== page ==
All the categories are open so groups can devide themselves for every oriental dance style e.g. folk dances, ATS®, modern fusions etc. Our competition is special with the open categories and that makes it more interesting, multicoloured, manifold/ diverse. For example this year in the junior category for children we will see fantasy-fusion dances, tribal fusion, classical raqs sharqi, folk dances (e.g. Nubian), belly rock and so on.
The greatest Hungarian dancers and the biggest schools were present on the show and Leyla and Roland were the guest stars. Everybody loved them for their original dance style, humour, for their nice personality and kindness.

But of course, it’s impossible to come as long as I’m breastfeeding my little baby. Mostly, it depends on my children, and on how soon I can get in shape again and dance again as much as I want, and to deal with my art again. But I hope I can come in two years!
Mahasti (Photo © Péter Tóth)
(Photo © Károly Tihanyi)
Mahasti and her students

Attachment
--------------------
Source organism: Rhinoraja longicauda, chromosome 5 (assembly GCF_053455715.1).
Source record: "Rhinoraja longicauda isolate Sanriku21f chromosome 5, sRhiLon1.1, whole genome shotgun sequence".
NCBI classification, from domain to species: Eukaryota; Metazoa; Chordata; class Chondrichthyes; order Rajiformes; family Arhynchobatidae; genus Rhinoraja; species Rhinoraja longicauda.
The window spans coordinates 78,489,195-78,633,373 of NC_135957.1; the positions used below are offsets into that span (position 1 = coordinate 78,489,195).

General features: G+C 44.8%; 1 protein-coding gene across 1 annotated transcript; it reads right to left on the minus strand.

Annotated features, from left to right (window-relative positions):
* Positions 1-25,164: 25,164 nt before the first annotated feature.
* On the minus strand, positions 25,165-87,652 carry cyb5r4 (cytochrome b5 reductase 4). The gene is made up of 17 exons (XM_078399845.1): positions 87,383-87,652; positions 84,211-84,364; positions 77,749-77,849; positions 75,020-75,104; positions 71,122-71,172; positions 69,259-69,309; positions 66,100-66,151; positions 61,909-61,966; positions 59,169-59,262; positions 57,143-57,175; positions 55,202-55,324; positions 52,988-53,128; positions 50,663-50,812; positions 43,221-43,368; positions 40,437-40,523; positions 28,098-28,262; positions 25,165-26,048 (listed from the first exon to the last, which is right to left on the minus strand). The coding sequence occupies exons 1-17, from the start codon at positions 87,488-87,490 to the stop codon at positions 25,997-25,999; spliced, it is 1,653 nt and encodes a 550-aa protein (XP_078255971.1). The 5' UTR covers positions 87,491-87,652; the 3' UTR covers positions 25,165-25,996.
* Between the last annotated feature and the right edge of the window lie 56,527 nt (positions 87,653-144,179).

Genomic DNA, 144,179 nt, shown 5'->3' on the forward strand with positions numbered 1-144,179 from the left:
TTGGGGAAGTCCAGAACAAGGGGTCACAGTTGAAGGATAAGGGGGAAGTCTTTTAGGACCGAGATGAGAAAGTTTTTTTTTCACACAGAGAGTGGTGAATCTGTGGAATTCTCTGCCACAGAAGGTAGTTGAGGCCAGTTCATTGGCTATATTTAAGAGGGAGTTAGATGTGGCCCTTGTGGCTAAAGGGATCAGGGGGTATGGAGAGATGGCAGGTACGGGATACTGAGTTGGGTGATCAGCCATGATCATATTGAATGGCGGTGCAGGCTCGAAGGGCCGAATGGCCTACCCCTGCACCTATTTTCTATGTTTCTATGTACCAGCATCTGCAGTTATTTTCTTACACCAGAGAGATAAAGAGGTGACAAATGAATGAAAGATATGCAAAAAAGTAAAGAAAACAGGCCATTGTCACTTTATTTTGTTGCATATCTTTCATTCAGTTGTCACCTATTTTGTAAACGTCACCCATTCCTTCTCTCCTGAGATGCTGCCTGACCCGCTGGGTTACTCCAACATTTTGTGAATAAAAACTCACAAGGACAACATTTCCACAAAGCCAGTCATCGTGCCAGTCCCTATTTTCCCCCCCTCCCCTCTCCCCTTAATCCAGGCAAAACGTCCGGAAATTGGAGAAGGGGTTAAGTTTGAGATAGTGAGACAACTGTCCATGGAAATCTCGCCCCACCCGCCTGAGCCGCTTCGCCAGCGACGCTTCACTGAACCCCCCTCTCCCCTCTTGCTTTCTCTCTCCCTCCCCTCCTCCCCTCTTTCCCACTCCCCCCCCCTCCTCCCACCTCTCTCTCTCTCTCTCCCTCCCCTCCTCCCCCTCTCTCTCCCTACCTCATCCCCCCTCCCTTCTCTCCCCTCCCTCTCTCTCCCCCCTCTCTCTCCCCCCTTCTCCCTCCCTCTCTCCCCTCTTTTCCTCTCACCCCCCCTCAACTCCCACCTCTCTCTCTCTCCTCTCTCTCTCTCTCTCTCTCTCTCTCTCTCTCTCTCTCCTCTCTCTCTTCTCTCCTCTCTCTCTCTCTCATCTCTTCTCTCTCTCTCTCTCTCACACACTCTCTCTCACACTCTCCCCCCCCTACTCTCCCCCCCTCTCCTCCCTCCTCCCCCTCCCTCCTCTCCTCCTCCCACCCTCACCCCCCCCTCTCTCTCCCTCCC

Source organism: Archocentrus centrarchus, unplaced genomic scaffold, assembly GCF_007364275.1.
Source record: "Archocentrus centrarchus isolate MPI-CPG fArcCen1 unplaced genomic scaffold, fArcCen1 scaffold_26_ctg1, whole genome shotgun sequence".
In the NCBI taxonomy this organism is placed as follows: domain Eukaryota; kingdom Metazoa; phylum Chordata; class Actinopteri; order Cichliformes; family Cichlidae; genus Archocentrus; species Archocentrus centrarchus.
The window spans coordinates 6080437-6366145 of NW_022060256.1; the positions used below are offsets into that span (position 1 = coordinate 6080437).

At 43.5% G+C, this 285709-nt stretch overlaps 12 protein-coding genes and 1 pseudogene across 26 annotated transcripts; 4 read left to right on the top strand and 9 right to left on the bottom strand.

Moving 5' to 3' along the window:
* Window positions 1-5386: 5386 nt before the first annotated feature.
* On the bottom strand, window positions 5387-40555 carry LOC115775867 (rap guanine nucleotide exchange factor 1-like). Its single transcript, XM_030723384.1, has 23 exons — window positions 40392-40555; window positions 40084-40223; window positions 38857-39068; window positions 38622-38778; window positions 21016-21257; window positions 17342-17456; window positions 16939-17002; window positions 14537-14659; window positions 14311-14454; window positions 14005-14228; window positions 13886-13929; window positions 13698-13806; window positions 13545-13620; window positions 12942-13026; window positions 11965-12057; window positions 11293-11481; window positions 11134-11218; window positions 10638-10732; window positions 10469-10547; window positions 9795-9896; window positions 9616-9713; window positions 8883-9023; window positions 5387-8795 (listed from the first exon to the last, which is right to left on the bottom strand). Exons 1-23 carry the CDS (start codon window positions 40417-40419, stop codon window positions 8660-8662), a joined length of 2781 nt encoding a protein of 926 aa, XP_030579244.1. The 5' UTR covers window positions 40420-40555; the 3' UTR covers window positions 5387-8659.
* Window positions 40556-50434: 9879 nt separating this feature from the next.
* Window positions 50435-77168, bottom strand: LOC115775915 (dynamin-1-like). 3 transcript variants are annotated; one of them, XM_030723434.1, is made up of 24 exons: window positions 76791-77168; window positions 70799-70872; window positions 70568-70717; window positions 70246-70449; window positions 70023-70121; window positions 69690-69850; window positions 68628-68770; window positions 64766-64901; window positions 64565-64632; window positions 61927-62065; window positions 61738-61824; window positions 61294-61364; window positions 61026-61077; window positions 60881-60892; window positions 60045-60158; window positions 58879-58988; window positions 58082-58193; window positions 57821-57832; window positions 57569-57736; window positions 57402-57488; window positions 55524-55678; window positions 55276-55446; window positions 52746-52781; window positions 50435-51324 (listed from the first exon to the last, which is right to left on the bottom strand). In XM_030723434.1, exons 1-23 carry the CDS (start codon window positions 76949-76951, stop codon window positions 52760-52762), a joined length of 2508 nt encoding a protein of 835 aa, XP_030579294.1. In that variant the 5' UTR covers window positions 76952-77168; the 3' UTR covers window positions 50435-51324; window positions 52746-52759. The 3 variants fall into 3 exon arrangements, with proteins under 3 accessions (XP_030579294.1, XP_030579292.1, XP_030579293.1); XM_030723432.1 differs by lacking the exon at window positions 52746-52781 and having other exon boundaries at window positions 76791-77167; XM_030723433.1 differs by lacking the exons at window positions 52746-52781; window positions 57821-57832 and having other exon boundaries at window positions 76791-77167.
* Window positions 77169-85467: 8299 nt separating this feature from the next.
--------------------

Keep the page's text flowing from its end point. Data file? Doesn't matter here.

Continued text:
Mahasti (Photo © Péter Tóth)
Mahasti's show-group
I’ve been dancing since I was 3 years old. I have tried many dance styles (ballet, jazz-ballet, break dance and others), and other sports such as yoga, thai chi, athletics etc. I’ve always loved to see folk dances and every dance style which is exotic or special for some reasons.

Now my favourite sports are Pilates and different styles of erotic dancing. (I do it just for my sake, not to show it on the stage!). I think my belly dance style is a kind of show or mix in Mahasti’s style. It’s very important for me to be special, to be different from other dancers, to have an unmistakeable style. I like to fusion different styles but I never copy other dancers, and I hate to be "trendy" or "fashionable". But I’m proud when I am copied.

In connection with dance styles I can say I prefer drum solos and oriental dance theatre pieces with spiritual contents. Mostly I make group choreographies. I hardly ever make solo choreographies - mostly because of lack of time and because group choreographies are more interesting for me. It’s not only a good challenge but I love that I can create all the parts of the dance especially for the personality and individuality of the particular/given dancer. So this is what I try to teach to my students: to be themselves all the time (not only in dance) and never to be little copies of me or a great dancer or anybody.
How is the dance situation in Hungary today?

I think Hungarian bellydance has reached a very high level. Our dancers have fantastic
Our competition is only for duos or small or big groups in the categories junior, beginners, pre-advanced and advanced.
Are you planning to come to Germany someday? In the near future?